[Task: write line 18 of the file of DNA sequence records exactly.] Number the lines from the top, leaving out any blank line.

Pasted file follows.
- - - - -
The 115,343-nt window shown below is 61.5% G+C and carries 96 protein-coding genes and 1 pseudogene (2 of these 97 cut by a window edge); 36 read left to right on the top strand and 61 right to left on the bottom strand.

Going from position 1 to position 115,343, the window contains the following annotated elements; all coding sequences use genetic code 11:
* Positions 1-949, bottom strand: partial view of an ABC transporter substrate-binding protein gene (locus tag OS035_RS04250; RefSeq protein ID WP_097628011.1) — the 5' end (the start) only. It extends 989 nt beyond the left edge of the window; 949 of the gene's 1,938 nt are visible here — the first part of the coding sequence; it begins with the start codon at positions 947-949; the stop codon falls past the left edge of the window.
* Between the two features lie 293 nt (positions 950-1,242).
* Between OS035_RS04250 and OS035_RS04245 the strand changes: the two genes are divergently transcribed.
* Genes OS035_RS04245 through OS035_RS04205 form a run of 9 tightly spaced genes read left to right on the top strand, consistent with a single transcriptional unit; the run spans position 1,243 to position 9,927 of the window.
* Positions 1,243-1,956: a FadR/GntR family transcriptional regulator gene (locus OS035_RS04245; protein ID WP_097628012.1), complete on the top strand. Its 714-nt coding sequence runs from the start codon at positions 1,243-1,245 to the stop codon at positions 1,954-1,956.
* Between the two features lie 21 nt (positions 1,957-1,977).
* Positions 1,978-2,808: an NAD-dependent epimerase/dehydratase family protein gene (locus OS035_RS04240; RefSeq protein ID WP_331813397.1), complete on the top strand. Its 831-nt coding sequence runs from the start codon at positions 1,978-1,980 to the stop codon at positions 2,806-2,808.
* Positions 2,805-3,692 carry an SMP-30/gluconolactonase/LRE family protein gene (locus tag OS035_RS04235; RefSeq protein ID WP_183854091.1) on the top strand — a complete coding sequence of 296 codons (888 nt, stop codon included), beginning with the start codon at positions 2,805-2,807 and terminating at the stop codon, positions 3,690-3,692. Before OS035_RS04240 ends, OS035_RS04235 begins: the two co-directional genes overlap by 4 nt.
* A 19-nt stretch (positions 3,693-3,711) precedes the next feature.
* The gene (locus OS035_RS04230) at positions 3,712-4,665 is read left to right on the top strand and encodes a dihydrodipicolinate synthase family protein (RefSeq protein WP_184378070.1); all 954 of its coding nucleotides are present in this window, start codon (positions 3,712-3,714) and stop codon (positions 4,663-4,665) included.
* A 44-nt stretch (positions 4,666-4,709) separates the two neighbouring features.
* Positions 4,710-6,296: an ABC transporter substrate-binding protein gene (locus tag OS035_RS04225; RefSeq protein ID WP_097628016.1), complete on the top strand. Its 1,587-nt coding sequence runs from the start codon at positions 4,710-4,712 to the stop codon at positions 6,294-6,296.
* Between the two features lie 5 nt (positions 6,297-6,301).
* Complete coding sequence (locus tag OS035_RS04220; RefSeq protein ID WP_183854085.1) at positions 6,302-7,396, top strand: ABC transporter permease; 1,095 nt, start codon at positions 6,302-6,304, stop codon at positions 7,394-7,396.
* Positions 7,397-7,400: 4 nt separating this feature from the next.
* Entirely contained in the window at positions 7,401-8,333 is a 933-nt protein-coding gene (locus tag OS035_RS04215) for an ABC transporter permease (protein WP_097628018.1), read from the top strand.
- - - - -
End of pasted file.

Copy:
* Entirely contained in the window at positions 7,401-8,333 is a 933-nt protein-coding gene (locus tag OS035_RS04215) for an ABC transporter permease (protein WP_097628018.1), read from the top strand.